Thandiwe Newton wants her name back.
The "Westworld" actor, who had been going by Thandie Newton, told British Vogue, "I'm taking back what's mine."
Newton's parents, a Zimbabewan princess and a lab technician from Cornwall, England, named her Thandiwe, which means beloved in Shona.
However, as a Black girl in a Catholic school in Cornwall, her name was anglicized. "The W of her name drifted inward, out of sight and earshot, in a futile hope to make her feel less different," British Vogue wrote.
Newton, who is featured on the cover of this year's May issue of the magazine, talked about how racism was present throughout her life. She experienced it in her extracurricular dance classes growing up, when the teacher "annually bypassed the brilliant brown ballerina at trophy time."
It played a role in her auditions. "I've been too Black, not Black enough," Newton said.
Newton added she lost roles when she refused to play to racial and sexual stereotyping. When she won a BAFTA, a British newspaper pointed out that Newton was not really British because one of her parents was Black. "I remember thinking, 'But it's a British win! Why don't you wanna take that?'" Newton said.
Newton used her experiences as fuel for activism, which has become a big part of her life.
Wearing clothes representing her dual heritage on the cover of British Vogue, Newton is not hiding where she comes from, and that includes her name. All her future films will be credited with Thandiwe Newton. "That's my name. It's always been my name," she said.
Ravens steal groceries at Alaska Costco, and more of this week's weirdest news
Ancient mummies to parade through streets of Cairo
Ancient mummies of Egypt's royal pharaohs will emerge from their resting places this weekend and parade through the streets of Cairo in search of a new home.
What sounds like the plot of a movie is in fact part of a lavish celebration of Egypt's history and a project to relocate some of its greatest treasures to a new high tech facility.
On Saturday, the mummies of Ramses the Great and 21 of his fellow pharaohs will take part in what is being billed as "The Pharaoh's Golden Parade," a highly anticipated event organized by the Egyptian Ministry of Tourism and Antiquities.
It's reported that the celebrations will include horse-drawn chariots, choirs singing in ancient languages and a plethora of movie stars and dignitaries, but Egyptian authorities have kept official details of the event under lock and key.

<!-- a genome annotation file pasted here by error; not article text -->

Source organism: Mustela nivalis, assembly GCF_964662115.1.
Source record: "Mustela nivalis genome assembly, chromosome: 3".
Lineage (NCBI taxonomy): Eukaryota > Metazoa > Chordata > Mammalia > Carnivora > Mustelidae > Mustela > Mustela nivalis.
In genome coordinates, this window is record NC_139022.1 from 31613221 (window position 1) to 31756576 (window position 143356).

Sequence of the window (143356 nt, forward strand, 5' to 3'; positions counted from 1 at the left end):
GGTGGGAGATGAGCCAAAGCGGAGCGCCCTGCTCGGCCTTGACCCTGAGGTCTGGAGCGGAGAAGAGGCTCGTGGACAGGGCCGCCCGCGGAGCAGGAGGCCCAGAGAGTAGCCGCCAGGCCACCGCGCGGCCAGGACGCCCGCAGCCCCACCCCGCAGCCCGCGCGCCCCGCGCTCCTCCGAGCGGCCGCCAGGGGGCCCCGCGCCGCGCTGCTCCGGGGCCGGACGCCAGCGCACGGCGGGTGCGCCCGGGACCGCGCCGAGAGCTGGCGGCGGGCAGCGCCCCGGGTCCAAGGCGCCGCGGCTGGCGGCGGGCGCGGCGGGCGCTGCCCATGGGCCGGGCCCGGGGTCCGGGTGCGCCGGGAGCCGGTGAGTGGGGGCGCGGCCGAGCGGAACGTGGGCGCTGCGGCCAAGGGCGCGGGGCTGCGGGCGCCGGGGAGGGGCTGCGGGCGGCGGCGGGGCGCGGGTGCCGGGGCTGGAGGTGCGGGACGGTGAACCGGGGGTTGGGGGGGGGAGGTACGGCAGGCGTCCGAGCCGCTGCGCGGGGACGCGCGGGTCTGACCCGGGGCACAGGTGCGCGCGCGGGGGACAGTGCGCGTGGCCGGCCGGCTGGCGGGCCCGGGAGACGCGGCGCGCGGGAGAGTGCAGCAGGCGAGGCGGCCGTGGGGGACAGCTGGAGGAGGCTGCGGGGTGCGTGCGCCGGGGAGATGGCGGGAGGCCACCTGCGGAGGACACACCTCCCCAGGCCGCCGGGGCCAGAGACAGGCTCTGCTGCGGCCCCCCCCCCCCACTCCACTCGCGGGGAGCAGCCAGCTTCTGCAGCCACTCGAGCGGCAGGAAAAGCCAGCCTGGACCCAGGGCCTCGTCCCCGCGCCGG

"It is a surprise," Ahmed Ghoneim, executive director of the National Museum of Egyptian Civilization, the institution which will be the final resting place for the mummies, tells CNN.
Nevertheless, it's hard to keep an event of this magnitude a surprise, especially when dress rehearsals recently took place in the center of Cairo. Excited Egyptians snapped photos of custom-made mummy vehicles adorned with golden ancient motifs and hastily uploaded them to social media.
The final move
The aim of the parade is to move the 18 kings and four queens of Egypt, along with their coffins and belongings, from their old home at The Egyptian Museum.
They'll be transported five kilometers (three miles) south, to their new high-tech resting place at the National Museum of Egyptian Civilization (NMEC).
No, not the vast Grand Egyptian Museum in Giza which is also due to open to the public later this year. The NMEC is a completely different museum in Cairo's Fustat neighborhood that will complete a trio of must-see Egyptian-themed museums in and around Cairo.
Although the NMEC had a partial opening in 2017, the parade will signify the grand opening.
"It's a presidential opening," says Ghoneim. And the completion of the Hall of Royal Mummies which looks to be a unique museum experience.
"The whole idea is not the mummies, the whole idea is how you display the mummies... It's how you tell the story, it's the environment, it's the ambiance that you feel when you're getting in," he adds.